The burning bush plant produces stunning red fall foliage. This slow-growing shrub loses foliage each winter. Winter preparation for the burning bush shrub involves protecting the plant from harsh temperatures and wildlife. Harsh winters also create weakness in the burning bush that make the plant susceptible to fungal diseases and pests. Proper winter preparation of burning bush may reduce some instances that weaken this beautiful ornamental shrub.
Remove all plant debris from the garden surface in late fall, including tree leaves. This cleanup eliminates hiding places for small rodents and rabbits that like to feast on the lower trunk and branches of the burning bush. Rabbits particularly favor the smooth bark of this plant.
Dig a 3-foot-deep trench around the base of the shrub. Space the trench 6 to 12 inches from the center trunk of the bush. This trench provides support for the protective fencing to discourage browsing on the shrub during the winter. The trench should be wide enough to slip the bottom edge of the fence into the ground.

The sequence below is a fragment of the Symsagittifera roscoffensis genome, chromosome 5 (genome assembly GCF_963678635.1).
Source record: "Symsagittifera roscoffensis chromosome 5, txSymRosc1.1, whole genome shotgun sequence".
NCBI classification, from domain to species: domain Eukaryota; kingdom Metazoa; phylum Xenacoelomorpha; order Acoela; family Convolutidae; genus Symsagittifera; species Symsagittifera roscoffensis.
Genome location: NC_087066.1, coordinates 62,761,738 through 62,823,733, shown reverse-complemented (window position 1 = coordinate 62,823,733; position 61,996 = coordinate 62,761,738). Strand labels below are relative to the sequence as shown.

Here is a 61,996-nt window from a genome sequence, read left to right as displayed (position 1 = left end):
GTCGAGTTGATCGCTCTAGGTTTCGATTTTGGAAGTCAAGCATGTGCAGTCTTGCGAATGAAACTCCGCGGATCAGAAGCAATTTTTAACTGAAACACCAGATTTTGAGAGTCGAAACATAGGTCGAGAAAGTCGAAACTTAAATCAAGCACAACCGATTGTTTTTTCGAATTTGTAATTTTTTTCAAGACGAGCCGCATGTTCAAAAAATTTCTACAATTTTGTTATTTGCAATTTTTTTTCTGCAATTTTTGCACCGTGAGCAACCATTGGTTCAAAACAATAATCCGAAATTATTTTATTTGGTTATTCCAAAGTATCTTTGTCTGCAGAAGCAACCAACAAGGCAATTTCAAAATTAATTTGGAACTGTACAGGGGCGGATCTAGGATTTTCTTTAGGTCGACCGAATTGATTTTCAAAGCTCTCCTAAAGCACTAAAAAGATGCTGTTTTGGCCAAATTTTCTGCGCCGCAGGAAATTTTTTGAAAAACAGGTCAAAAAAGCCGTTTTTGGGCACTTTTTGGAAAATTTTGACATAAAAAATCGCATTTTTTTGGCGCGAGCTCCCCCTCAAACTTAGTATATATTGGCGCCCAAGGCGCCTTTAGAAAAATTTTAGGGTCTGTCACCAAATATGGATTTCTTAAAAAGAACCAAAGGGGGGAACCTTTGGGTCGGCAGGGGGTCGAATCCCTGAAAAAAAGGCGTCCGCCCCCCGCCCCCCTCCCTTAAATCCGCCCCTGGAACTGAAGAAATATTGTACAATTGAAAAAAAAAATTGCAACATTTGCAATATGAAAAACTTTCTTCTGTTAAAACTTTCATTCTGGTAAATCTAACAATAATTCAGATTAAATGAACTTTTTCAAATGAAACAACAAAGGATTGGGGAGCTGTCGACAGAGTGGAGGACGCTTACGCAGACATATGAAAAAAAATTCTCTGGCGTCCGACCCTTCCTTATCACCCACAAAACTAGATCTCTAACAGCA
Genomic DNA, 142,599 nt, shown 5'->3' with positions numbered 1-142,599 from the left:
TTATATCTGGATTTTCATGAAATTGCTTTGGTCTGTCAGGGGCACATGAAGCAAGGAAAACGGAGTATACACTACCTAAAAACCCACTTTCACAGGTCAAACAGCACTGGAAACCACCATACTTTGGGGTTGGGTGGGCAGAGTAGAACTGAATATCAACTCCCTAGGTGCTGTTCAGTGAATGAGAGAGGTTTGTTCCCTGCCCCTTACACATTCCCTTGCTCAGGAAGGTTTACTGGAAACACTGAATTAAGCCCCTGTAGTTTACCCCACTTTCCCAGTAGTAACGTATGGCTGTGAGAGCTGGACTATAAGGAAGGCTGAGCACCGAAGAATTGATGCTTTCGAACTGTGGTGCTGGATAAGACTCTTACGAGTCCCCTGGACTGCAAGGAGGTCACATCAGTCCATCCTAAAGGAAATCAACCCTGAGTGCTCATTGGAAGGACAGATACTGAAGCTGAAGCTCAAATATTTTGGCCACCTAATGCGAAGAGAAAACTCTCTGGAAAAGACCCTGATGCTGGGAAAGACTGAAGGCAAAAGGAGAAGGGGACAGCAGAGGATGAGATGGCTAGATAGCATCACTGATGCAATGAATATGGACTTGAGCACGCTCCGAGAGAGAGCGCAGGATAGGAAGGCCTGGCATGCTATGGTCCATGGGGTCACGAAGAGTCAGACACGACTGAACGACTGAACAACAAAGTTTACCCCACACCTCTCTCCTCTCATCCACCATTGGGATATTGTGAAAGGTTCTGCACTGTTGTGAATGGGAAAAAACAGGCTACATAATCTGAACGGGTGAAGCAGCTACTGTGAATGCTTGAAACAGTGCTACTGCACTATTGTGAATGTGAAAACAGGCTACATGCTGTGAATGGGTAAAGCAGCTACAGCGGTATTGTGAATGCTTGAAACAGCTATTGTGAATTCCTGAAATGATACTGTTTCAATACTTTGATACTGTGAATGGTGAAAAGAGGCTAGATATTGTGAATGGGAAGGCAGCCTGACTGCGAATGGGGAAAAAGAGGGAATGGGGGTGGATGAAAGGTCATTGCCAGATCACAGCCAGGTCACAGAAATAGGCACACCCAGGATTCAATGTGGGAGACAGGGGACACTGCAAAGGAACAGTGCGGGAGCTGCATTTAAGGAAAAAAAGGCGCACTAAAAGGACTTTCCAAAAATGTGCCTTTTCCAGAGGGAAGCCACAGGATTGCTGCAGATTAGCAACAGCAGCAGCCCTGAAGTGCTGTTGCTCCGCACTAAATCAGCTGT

Slip the bottom edge of the wire fence into the trench and secure with stakes driven into the soil. Install the fence completely around the shrub base and secure the ends tightly together using wire ties. Eliminate any gaps that an animal can push through to access the shrub.
Water the burning bush thoroughly through the fall months. Use a deep-watering technique that trickles moisture slowly into the soil at the base of the shrub. Deep watering helps the roots have water access during the drying months of winter. Water regularly throughout the winter to assist the plant during drought.
Apply a 2- to 3-inch layer of mulch around the shrub's main trunk extending outward to the drip line (edge of foliage canopy). Mulch insulates the roots and helps maintain an even temperature during winter. Do not mound mulch around the shrub's trunk.
Prune off any dead or dying branches to the nearest main branch. Tuck the pruning clippers close to the junction point to avoid leaving a protruding nub that invites insects and disease. Only perform pruning on injured or dead branches. Save regular shaping and thinning for spring.